Murphy House (Anastasia [Ciolina] Murphy)
2207-09 7th Avenue
Rock Island Landmark, 1993; Broadway National Register District, 1998
Significance StatementBrick double house in the rare Second Empire style.
Architect / Builder
Homes, Isaac N., Architect; Keater, Jerman S., Builder
Anastasia (Ciolina) Murphy, though married, held title to this house in her own name. She married Michael Joseph Murphy in 1874, when she was 27 years old. He dealt in pianos and she taught music. They moved into the 2207 portion of the house around 1882, after renting it to others for some years . According to her 1921 obituary, she was “one of the best known women in this community” and “gifted with considerable talent as artist, pianist and vocalist.” Besides her music, she was well known for her painting. The Murphys’ daughter, Naomi, lived in this house with her husband until 1984.
Issac N. Holmes
The Murphy House was originally constructed as a double house by Mrs. Murphy. It is believed architect Isaac N. Holmes designed the building because Mrs. Murphy used him in other contemporary projects. He also designed the Sweeney House and the Star Block, also Rock Island Landmarks.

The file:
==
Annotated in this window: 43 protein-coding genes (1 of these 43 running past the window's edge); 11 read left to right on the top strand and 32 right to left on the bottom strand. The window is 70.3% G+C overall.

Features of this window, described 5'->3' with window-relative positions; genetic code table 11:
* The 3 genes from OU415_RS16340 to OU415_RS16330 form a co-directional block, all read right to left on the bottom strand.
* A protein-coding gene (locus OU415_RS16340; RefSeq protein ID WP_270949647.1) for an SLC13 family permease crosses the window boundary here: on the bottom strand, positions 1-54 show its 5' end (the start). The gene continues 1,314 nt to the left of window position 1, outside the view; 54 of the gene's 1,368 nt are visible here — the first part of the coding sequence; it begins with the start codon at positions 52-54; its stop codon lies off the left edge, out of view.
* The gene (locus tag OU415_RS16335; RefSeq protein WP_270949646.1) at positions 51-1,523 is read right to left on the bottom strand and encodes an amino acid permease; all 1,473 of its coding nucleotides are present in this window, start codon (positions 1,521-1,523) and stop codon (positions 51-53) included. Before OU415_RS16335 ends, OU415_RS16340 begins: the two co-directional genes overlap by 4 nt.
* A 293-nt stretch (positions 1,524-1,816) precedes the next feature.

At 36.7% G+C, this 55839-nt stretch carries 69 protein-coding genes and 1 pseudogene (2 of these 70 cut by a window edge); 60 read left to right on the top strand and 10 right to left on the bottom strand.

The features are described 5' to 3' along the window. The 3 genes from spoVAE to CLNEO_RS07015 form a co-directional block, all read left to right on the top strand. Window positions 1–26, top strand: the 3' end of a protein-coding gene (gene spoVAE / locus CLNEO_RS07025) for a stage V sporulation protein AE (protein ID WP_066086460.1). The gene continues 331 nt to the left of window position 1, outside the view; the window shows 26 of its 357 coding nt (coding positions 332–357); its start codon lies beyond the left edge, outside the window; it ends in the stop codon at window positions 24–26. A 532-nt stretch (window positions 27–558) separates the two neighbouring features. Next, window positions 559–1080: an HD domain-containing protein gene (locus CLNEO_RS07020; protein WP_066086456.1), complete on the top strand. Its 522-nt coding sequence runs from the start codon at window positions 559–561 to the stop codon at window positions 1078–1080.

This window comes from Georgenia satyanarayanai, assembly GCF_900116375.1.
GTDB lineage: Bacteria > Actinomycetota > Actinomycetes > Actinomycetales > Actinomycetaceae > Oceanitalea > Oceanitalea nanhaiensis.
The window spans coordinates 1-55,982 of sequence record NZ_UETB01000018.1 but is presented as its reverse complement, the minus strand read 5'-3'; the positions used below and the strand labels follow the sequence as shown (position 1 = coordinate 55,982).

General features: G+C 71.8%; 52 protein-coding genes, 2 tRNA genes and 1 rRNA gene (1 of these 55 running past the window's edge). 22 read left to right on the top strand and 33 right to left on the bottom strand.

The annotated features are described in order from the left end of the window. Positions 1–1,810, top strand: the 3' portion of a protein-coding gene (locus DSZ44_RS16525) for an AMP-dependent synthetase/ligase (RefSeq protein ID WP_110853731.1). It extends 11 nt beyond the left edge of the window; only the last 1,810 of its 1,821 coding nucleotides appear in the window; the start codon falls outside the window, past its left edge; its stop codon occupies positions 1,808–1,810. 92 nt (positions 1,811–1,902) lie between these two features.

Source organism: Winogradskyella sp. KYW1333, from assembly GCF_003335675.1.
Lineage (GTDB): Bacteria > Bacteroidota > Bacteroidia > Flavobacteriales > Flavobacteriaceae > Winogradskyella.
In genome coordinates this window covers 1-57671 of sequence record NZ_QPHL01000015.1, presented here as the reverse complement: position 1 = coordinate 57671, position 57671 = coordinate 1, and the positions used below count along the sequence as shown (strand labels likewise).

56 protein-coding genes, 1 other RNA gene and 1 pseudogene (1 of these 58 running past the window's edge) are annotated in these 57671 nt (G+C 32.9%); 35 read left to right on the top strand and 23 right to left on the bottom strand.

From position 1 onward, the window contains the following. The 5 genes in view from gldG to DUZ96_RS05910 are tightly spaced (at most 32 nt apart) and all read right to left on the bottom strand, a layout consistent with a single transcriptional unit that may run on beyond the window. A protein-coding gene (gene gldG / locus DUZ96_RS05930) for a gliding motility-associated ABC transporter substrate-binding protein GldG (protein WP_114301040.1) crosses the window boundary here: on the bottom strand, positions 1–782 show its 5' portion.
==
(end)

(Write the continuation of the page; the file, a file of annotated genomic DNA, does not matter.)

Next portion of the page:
Jerman S. Keator
It was speculated in the landmark nomination that Jerman S. Keater might have been the builder. Keater, along with his wife Sarah, owned and subdivided this property and those surrounding. Keater was one of the best known pioneer lumbermen of the Midwest, and owned a substantial lumber operation. At one point his lumber holdings in Wisconsin exceeded 30,000 acres. In 1869, he built a lumber mill in Rock Island under the name Keater & Co. , which later combined with Annewalt & Denkmann and then became the Rock Island Lumber Company, which Keater served as a director. His mills suffered devastating fires in 1870 and 1883, at which time he lost a considerable portion of his fortune. Keator lived in Moline, was a city officer, and started many businesses there.
Second Empire Architecture
Second Empire style homes in Rock Island are very rare, and this house is second only to the Weyerhaeuser House for architectural lavishness. The patterned cedar shingle roof has been restored, along with the cornice and the unusual triangle windows in the mansard roof. The porch has also been restored, replacing a Colonial Revival style, full facade porch that appeared on house around 1906. The porch restoration has once again highlighted the wonderful, raised, English-style basement. A new, eight-stall carriage house has been erected at the north end of the property.
Although vacant and deeply neglected from the 1980s until 2005, this unique edifice has been reborn as loft housing.